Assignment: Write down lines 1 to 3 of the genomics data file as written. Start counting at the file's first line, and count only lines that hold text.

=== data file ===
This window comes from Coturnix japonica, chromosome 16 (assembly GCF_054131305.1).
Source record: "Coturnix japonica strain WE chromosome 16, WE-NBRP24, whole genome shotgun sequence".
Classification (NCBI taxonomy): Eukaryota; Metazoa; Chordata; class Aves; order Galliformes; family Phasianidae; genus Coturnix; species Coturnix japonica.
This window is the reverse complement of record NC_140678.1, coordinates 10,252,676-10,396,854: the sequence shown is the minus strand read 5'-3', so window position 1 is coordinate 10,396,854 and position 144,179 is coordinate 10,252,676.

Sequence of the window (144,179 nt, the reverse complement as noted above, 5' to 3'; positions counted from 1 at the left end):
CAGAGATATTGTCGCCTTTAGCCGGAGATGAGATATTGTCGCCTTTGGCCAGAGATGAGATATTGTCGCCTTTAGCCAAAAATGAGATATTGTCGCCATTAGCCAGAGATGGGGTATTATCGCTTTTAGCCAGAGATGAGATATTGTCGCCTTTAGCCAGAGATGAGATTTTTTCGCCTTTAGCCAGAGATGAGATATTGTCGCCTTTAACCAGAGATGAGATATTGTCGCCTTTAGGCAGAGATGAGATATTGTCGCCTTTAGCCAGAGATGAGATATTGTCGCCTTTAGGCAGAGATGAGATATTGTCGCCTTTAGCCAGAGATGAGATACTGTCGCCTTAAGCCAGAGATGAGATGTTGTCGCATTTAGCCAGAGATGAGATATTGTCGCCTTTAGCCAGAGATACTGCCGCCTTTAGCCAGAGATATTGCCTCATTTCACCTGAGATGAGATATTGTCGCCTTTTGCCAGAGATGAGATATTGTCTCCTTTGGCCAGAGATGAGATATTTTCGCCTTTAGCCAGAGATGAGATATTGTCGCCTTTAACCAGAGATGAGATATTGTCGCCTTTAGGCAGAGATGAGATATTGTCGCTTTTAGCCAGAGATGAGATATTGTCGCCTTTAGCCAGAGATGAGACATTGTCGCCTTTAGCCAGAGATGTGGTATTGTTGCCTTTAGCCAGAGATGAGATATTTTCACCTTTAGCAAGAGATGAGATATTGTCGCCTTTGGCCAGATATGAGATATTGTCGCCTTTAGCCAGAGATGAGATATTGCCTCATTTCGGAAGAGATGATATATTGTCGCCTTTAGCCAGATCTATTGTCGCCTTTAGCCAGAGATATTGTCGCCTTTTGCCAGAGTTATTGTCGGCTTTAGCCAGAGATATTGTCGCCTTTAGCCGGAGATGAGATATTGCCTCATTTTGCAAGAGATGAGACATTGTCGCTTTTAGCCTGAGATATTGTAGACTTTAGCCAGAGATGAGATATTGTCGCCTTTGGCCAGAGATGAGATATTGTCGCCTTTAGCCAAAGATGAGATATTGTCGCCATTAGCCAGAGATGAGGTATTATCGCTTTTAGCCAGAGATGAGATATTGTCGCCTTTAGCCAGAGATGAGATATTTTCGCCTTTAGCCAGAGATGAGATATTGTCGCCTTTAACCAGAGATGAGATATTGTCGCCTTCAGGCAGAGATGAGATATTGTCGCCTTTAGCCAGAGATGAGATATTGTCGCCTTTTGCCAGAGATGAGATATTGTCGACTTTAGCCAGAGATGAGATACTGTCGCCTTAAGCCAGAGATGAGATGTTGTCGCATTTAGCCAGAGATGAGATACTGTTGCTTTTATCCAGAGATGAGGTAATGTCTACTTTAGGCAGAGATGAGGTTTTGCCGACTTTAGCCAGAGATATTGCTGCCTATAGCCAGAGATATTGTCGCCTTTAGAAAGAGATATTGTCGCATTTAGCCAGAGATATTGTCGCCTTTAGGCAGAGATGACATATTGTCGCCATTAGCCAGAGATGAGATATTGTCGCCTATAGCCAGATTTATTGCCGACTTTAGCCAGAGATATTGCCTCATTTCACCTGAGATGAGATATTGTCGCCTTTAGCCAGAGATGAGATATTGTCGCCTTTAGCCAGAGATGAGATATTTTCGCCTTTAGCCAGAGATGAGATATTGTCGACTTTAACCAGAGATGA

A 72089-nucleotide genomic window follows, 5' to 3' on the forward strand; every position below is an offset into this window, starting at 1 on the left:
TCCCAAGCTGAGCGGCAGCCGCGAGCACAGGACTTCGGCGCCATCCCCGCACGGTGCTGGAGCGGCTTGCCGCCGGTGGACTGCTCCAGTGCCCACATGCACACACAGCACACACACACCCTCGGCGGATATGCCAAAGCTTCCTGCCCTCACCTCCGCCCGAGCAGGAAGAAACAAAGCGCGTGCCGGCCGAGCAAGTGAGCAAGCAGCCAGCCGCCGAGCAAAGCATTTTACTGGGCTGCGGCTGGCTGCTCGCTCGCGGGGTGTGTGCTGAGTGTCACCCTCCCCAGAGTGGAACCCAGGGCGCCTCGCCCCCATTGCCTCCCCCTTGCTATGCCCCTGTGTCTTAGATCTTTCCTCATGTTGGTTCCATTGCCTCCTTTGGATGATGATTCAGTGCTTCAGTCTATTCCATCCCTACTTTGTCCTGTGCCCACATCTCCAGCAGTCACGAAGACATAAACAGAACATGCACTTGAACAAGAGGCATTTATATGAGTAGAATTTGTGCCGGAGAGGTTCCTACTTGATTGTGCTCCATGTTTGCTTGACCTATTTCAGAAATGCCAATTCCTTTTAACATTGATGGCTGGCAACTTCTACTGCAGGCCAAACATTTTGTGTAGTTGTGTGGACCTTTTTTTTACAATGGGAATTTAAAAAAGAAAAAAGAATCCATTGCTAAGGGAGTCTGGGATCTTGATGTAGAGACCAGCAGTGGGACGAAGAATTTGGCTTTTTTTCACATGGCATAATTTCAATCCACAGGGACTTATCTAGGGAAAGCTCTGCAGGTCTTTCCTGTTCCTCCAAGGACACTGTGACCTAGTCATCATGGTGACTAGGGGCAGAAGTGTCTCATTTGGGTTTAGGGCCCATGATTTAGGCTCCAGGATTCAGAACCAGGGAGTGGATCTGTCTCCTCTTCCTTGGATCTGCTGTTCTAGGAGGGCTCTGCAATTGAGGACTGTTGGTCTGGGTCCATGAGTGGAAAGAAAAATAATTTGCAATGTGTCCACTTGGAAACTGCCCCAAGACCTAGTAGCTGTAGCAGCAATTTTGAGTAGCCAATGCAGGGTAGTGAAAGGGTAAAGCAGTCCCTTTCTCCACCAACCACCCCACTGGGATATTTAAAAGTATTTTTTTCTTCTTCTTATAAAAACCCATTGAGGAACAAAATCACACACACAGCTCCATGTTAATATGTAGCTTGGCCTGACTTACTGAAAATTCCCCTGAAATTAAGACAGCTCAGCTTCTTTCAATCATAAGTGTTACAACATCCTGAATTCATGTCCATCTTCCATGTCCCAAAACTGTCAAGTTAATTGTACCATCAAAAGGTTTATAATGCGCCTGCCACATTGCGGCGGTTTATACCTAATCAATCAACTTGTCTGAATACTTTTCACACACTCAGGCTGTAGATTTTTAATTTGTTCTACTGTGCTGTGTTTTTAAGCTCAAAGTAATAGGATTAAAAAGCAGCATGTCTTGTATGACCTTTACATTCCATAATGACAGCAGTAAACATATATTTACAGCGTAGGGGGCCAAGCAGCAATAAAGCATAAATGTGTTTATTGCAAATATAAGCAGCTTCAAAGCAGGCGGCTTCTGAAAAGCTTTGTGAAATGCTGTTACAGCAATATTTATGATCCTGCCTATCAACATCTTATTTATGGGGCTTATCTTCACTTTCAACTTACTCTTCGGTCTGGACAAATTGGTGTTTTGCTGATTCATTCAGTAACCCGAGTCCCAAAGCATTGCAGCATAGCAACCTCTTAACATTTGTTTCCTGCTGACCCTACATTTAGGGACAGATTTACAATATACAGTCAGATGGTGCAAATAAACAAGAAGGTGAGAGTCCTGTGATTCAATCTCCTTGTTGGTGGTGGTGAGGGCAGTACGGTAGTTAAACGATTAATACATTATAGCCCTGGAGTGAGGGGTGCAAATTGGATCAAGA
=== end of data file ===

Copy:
This window comes from Coturnix japonica, chromosome 16 (assembly GCF_054131305.1).
Source record: "Coturnix japonica strain WE chromosome 16, WE-NBRP24, whole genome shotgun sequence".
Classification (NCBI taxonomy): Eukaryota; Metazoa; Chordata; class Aves; order Galliformes; family Phasianidae; genus Coturnix; species Coturnix japonica.